Bad Lieutenant (Abel Ferrara, 1992)
Director Abel Ferrara doesn't afford Harvey Keitel's character a name. He is merely called the lieutenant, a denomination that discusses the character's limited humanity. We are clearly made aware of his position. He is a ranking cop in New York City. The film opens with the lieutenant bringing his two sons to school; we become aware that he is also a family man. Yet these positions in society are mere afterthoughts as Ferrara is more interested in what makes this character special --- his hourly trespasses, his obvious contradictions, his unlikely story of redemption.
Right after bringing his kids to school, he sniffs some cocaine while listening to the radio about the Mets-Dodgers game. He bets an ungodly amount for the Dodgers; his stab at luck betrays him as the Mets inch their way slowly from a winless season to championship. He regularly visits a whore (Zoë Lund) whom he engages in different kinds of illegal drug treatments. He drinks while driving; he smashes his radio out of mere wrath; he consorts with prostitutes in sado-masochistic positions; he sneaks away illegal drugs from crime scenes and sells them to a Latino drug dealer; he blasphemes; he uses his positions to force sexual favors from lady trespassers.
In one scene, the lieutenant stands naked, howls pathetically with his arms outstretched (with no one to return the embracing gesture). The entire film tracks the lieutenant in all his vulnerable inglory as every capital sin is committed, as he marathons his way out of human virtue and rational forgiveness. Ferrara polarizes us, gets us angry and disgusted, before convincing us that he hasn't fallen so far out from grace to be irredeemable.
Aside from the spree sinning, the film explores the case of a nun (Frankie Thorn) who was raped by two Latino gangbangers. The rape itself is a thing of complete depravity. The statue of Mother Mary is pushed down the ground while the nun is perversely invaded by both malefactors; the crucifix used as an object of rape; the holy altar as the exact spot of the crime. In the lieutenant's mind, the case represents a way out of his ballooning debts to the gambling shark as a fifty thousand dollar reward is attached to the solution of the case. The lieutenant is faced with two options of redemption; an earthly one that keeps him attached to mortal pleasures and threats, and one which he realizes from an abrupt chat with the rape victim, a spiritual redemption that requires a harsh sacrifice.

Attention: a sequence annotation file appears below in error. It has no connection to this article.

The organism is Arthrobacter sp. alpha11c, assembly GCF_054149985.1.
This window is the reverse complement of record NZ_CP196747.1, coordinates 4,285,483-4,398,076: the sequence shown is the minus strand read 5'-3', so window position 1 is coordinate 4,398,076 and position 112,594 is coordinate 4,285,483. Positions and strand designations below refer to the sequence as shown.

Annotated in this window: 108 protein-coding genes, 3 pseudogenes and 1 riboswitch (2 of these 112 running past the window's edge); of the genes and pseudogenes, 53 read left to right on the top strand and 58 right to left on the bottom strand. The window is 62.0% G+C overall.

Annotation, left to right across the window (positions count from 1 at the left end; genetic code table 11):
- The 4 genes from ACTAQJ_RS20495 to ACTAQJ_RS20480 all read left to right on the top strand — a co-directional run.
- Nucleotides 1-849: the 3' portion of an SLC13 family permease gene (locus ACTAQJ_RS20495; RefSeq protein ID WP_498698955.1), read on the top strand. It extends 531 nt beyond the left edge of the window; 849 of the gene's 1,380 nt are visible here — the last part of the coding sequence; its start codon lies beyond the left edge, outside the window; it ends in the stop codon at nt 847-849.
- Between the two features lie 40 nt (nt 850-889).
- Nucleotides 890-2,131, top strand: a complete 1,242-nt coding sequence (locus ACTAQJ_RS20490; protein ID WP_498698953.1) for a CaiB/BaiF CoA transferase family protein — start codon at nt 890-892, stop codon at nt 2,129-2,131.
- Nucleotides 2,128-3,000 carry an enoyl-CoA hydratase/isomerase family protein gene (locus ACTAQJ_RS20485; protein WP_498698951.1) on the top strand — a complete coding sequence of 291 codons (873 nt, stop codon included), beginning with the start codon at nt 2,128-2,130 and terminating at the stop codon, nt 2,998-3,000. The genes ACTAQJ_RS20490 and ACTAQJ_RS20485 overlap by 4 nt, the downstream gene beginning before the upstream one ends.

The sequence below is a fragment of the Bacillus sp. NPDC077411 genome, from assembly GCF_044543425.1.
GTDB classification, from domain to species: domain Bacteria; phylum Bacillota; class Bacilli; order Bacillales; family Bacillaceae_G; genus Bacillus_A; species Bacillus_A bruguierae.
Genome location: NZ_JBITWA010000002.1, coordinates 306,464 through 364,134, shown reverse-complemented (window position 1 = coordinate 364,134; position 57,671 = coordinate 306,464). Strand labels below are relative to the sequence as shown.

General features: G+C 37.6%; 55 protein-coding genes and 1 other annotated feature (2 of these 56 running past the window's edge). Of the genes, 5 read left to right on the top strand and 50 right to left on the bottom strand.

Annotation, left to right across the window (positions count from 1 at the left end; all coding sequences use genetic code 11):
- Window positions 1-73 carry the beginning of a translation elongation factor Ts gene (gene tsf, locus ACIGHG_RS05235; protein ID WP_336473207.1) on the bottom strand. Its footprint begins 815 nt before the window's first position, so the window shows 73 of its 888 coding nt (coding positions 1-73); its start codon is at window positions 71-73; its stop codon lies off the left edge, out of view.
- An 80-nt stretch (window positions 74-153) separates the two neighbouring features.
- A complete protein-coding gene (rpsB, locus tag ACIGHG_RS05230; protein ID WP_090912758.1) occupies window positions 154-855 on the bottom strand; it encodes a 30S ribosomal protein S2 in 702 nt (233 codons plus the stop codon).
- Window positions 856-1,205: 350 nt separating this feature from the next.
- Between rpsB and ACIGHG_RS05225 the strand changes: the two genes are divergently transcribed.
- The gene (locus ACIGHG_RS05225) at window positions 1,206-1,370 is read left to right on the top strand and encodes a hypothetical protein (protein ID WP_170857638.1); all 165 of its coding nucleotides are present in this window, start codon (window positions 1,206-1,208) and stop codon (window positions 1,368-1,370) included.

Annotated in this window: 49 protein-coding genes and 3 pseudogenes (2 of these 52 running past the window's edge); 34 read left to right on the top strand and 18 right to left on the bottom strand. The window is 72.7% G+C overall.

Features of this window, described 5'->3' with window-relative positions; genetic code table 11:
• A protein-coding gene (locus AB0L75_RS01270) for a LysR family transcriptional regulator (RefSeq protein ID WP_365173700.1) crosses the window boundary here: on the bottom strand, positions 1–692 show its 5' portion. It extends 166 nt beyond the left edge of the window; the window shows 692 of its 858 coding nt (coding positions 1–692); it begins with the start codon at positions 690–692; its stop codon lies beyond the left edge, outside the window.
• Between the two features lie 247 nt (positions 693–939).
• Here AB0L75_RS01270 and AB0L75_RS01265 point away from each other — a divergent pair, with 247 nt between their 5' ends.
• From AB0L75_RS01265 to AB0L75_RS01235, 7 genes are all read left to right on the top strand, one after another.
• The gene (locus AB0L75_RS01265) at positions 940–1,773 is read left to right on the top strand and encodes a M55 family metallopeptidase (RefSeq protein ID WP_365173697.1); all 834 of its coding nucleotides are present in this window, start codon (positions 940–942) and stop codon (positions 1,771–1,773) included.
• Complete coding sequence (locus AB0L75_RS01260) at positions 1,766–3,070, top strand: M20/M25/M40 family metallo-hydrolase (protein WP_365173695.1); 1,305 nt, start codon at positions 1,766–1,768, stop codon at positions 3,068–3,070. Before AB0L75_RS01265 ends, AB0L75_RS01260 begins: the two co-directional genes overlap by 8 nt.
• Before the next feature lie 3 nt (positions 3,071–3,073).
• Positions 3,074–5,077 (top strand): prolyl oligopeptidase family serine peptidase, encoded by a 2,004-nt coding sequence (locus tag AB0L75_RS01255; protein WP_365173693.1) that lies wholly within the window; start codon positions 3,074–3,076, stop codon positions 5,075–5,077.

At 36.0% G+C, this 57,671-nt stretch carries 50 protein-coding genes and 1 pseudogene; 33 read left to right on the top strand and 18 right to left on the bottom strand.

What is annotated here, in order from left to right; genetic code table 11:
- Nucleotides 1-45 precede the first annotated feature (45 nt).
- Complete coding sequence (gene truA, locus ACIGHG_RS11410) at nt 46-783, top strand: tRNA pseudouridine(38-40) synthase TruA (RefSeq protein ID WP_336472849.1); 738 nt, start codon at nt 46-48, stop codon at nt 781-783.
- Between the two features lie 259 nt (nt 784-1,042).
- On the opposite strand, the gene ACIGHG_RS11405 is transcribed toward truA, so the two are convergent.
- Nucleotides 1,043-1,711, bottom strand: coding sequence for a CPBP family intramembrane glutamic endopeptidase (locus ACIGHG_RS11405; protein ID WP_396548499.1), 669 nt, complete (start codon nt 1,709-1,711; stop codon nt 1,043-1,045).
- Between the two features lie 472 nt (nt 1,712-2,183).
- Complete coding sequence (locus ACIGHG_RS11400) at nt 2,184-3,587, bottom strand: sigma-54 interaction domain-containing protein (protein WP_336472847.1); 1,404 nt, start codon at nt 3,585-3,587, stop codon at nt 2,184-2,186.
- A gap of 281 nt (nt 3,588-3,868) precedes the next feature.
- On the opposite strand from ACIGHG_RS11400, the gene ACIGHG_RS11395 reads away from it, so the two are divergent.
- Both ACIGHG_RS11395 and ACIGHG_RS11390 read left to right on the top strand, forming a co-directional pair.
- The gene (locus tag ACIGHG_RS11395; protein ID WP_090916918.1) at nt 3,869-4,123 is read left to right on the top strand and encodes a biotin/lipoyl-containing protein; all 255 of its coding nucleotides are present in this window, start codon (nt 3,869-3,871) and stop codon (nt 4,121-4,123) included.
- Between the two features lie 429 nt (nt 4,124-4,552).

Ferrara examines the dilemma of redemption under the most difficult of scenarios. Keitel portrays the lieutenant unforgivingly. The two merely give slight glimpses of humanity to the character, furthering the difficulty of accepting the conclusive redemption in the film. The cries and whimpers are almost inhuman in aural tone. Ferrara's depictions of the lieutenant's family life are mere traces of how far he has fallen. It's a dizzying spiral downfall by a man who has already fallen so far from grace; it's amazing how much more depravity he can commit to the point that the fantastic turnaround (Jesus Christ makes an appearance in a city depicted as modern Babylon --- mostly out of the lieutenant's drug-afflicted mixture of guilt, Catholic upbringing, and wild imagination) becomes a relatively unpalatable reward.
Ferrara has made a film of astounding depth and observant quality. It is unflinching in portrayal of humanity in its lowest yet despite that fact, it's a film that is interestingly religious (or Catholic, depending on your religious denomination). It's a film, with all its sleaze, violence, and celluloid-printed grease, that is more soul-affectingly powerful than Mel Gibson's Christ film. Each of the lieutenant's plentiful trespasses against morality bears a greater ache to the collective Catholicism than the rapid bloody whippings the cinematic Christ Gibson has created. The lieutenant's poignant yet open-ended redemption more uplifting and affecting than that final shot in Gibson's flick.